We have here what is known as a ‘Mediterranean’ climate. Obviously, it is similar to many climates of the Mediterranean Basin. Beyond the Mediterranean region, there are not many other places in the World that enjoy such reliably temperate weather. Most of such places are in southern and southwestern Australia, the Western Cape of South Africa, central Chile, and evidently, right here.

This particular region of Mediterranean climate is quite large, and extends into northern Baja California. Native plants know how to live here, and many of those that are adaptable to landscapes and home gardens can survive quite nicely with little or no irrigation. Some exotic (non-native) plants want climates with more warmth in summer, more chill in winter, or more rain through the year.

The best, as well as the worst, exotic plant species for local landscapes are those that are native to other Mediterranean climates.

The worst are those that are so happy in the local climate that they naturalize and become invasive to native ecosystems. Without pathogens or competing species that inhibited their proliferation within their respective native ranges, many naturalized species are detrimentally aggressive in ecosystems that they invade. Pampas grass, broom and Acacia dealbata are familiar examples.

The best exotics are not so threatening. Australian fuchsia, kangaroo paw, coprosma, westringia, bottle brush, grevillea, dracaena palm and eucalyptus originated from Australia. Lemon verbena, mayten and some salvias are from Chile. African iris, lily-of-the-Nile, bird-of-Paradise and all of the aloes came from South Africa. Olive, oleander, cistus, and all the lavenders are Mediterranean.

Like Peas In A Pod

P90622KGenerally, that is how they are. Almost all perennial pea flowers bloom with the same bright purplish pink color of the bloom in the picture below. That is, of course, before their pods develop, but you get the point. We sort of know what to expect from them.

As I mentioned in the ‘Six on Saturday‘ post last week, from which the picture below originated, variants like the pink bloom in the picture above are sometimes observed. The rare clear white flowers are my favorites. There might be fluffier double flowers too; although, in my opinion, the single flowers are prettier and look more like pea flowers should look.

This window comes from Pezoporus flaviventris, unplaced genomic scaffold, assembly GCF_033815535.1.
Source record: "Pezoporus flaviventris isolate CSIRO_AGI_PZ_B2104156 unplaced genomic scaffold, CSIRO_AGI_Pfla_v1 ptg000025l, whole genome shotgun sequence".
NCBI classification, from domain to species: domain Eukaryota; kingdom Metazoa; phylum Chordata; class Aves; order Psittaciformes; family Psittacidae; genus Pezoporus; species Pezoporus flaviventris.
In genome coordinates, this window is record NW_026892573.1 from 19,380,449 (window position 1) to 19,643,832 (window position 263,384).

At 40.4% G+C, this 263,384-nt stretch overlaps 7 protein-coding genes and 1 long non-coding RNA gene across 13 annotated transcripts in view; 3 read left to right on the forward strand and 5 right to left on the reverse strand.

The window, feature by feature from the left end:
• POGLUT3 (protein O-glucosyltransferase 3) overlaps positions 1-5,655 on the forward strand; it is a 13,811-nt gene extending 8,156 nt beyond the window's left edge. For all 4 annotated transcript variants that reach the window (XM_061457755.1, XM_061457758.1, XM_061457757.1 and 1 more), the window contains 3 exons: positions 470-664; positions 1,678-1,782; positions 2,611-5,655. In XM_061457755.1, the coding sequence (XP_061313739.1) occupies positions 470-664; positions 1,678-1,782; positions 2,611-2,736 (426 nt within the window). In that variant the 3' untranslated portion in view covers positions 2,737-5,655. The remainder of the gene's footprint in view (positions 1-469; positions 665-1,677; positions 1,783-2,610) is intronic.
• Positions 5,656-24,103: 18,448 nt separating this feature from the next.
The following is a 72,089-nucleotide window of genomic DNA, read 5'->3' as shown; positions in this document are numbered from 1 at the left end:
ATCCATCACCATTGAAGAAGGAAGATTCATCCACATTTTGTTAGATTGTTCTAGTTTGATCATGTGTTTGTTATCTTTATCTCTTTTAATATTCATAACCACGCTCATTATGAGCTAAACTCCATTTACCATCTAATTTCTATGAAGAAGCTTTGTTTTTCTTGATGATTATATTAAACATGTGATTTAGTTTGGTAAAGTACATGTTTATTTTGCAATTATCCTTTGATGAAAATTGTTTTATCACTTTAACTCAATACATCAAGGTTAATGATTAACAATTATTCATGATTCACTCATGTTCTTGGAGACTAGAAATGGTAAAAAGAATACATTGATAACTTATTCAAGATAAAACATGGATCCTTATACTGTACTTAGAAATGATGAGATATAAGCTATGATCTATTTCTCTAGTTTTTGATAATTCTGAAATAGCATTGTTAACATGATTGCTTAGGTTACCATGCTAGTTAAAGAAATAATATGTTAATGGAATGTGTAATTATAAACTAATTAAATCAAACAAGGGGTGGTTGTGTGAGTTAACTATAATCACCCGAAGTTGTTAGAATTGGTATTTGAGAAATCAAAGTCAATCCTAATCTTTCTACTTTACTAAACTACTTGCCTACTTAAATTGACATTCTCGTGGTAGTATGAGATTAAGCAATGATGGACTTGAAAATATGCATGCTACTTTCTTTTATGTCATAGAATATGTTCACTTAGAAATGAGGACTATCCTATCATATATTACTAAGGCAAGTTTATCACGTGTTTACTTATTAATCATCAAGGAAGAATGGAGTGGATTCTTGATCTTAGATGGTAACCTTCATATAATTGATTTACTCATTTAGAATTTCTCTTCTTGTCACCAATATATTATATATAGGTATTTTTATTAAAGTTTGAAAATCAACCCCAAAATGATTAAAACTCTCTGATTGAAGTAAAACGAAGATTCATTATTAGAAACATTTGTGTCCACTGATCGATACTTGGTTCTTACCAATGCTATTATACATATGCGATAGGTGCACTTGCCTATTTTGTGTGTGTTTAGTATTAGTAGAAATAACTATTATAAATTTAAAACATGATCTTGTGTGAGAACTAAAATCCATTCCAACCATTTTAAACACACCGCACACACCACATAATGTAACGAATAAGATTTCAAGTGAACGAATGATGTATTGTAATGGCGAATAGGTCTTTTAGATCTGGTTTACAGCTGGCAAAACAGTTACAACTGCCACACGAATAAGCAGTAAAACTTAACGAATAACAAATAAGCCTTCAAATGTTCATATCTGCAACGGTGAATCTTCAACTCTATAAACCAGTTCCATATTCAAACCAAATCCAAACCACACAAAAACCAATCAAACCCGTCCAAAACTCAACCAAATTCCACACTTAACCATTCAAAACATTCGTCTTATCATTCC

I also mentioned last week that, although perennial pea has a sneaky way of growing where it is not wanted, it typically does not grow reliably from seed sown intentionally where it might actually be desirable. I have tried. The seed just did not cooperate. I managed to get a few to grow, but only because I put out a few hundred to compensate for the expected minimal rate of germination.

Because I like the white so much, I took seed from a vine that had bloomed with single white flowers. I figured that they would be more likely to produce a few white blooming progeny. I would have been satisfied if only a single vine in a group of several bloomed white, but got only a few vines that all bloomed with the typical bright purplish pink. They were pretty nonetheless, but were ironically removed when the site was redeveloped.

I also collected seed from vines that bloomed with the common single bright purplish pink flowers, just in case the viability rate of their seed might somehow be better. They were sown into a different situation, so even if I happened to know how many of the seed that were sown germinated and grew, it would not be an accurate comparison. Regardless, I was no more impressed with the result. Perennial pea is best appreciated as weed.P90615+++++


P80915K.JPGJust about everything in this picture is icky! This species of pampas grass, Cortaderia jubata, is one of the most aggressive and noxious of the invasive exotic specie that have naturalized here. It seems to be incarcerated behind the weathered cyclone fence with barbed wire on top. The big water tank is is a harshly stark background. The tired old Douglas firs and ponderosa pines to the left and right seem to be unhappy here. The small coast live oak that is at least trying to make a more cheerful appearance is only oppressed by the surroundings. Only the clear blue sky above lacks the ick factor.

What is not visible in the picture is that there is no other flora in the area. Most of the area is covered with a thick layer of gravel to prevent vegetation from getting established close to the water tank. Weeds that manage to grow get cut down regularly. Only the pampas grass survives the ravages of the weed eater. It has been allowed to stay only because it has not yet been perceived to be a problem. It will probably be removed eventually as well. It would have been much easier to remove before it got so big. Now that it is blooming, it is likely to sow seed for more of the same.